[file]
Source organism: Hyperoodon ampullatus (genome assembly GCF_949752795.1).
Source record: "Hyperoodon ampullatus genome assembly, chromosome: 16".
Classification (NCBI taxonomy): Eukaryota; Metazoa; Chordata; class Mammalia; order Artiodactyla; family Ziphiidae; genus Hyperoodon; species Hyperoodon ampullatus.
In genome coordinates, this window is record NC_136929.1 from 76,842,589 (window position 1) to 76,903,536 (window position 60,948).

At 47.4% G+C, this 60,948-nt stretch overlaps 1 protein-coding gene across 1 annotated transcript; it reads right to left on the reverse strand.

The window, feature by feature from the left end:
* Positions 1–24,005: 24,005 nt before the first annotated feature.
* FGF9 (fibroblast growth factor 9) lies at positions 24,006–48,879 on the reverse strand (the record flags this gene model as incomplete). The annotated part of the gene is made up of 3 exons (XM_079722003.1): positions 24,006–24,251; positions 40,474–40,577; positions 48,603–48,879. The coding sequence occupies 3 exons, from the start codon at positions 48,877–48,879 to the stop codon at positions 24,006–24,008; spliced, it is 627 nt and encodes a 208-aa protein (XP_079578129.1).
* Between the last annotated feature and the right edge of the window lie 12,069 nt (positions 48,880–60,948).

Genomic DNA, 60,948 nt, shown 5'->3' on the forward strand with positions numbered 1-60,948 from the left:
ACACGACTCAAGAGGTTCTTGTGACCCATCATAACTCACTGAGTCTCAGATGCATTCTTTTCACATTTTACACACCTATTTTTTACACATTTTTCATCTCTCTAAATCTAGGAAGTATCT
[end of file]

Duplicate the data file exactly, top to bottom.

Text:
Source organism: Hyperoodon ampullatus (genome assembly GCF_949752795.1).
Source record: "Hyperoodon ampullatus genome assembly, chromosome: 16".
Classification (NCBI taxonomy): Eukaryota; Metazoa; Chordata; class Mammalia; order Artiodactyla; family Ziphiidae; genus Hyperoodon; species Hyperoodon ampullatus.
In genome coordinates, this window is record NC_136929.1 from 76,842,589 (window position 1) to 76,903,536 (window position 60,948).

At 47.4% G+C, this 60,948-nt stretch overlaps 1 protein-coding gene across 1 annotated transcript; it reads right to left on the reverse strand.

The window, feature by feature from the left end:
* Positions 1–24,005: 24,005 nt before the first annotated feature.
* FGF9 (fibroblast growth factor 9) lies at positions 24,006–48,879 on the reverse strand (the record flags this gene model as incomplete). The annotated part of the gene is made up of 3 exons (XM_079722003.1): positions 24,006–24,251; positions 40,474–40,577; positions 48,603–48,879. The coding sequence occupies 3 exons, from the start codon at positions 48,877–48,879 to the stop codon at positions 24,006–24,008; spliced, it is 627 nt and encodes a 208-aa protein (XP_079578129.1).
* Between the last annotated feature and the right edge of the window lie 12,069 nt (positions 48,880–60,948).

Genomic DNA, 60,948 nt, shown 5'->3' on the forward strand with positions numbered 1-60,948 from the left:
ACACGACTCAAGAGGTTCTTGTGACCCATCATAACTCACTGAGTCTCAGATGCATTCTTTTCACATTTTACACACCTATTTTTTACACATTTTTCATCTCTCTAAATCTAGGAAGTATCT